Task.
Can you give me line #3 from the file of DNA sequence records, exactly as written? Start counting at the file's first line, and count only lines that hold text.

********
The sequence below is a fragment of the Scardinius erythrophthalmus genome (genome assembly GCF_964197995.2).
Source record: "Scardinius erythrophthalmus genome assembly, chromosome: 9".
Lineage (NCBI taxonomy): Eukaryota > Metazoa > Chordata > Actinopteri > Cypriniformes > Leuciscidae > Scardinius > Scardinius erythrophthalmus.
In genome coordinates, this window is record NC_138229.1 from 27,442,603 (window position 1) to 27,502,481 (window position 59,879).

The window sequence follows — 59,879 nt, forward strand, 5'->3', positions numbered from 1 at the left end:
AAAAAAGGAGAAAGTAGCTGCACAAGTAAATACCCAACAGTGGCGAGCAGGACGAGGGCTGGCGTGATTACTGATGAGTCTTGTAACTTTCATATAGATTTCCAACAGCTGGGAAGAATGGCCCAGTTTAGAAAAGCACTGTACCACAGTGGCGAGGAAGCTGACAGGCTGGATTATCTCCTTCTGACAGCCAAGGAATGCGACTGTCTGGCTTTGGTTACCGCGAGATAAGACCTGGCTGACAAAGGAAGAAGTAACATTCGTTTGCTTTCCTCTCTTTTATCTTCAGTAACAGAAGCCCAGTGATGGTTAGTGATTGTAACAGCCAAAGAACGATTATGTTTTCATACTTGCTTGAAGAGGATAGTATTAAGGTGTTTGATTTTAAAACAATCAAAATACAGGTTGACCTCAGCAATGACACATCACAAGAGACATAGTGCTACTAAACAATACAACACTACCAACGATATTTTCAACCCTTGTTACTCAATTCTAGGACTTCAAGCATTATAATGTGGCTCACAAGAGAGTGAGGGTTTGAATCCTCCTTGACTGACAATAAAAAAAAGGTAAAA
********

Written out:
Lineage (NCBI taxonomy): Eukaryota > Metazoa > Chordata > Actinopteri > Cypriniformes > Leuciscidae > Scardinius > Scardinius erythrophthalmus.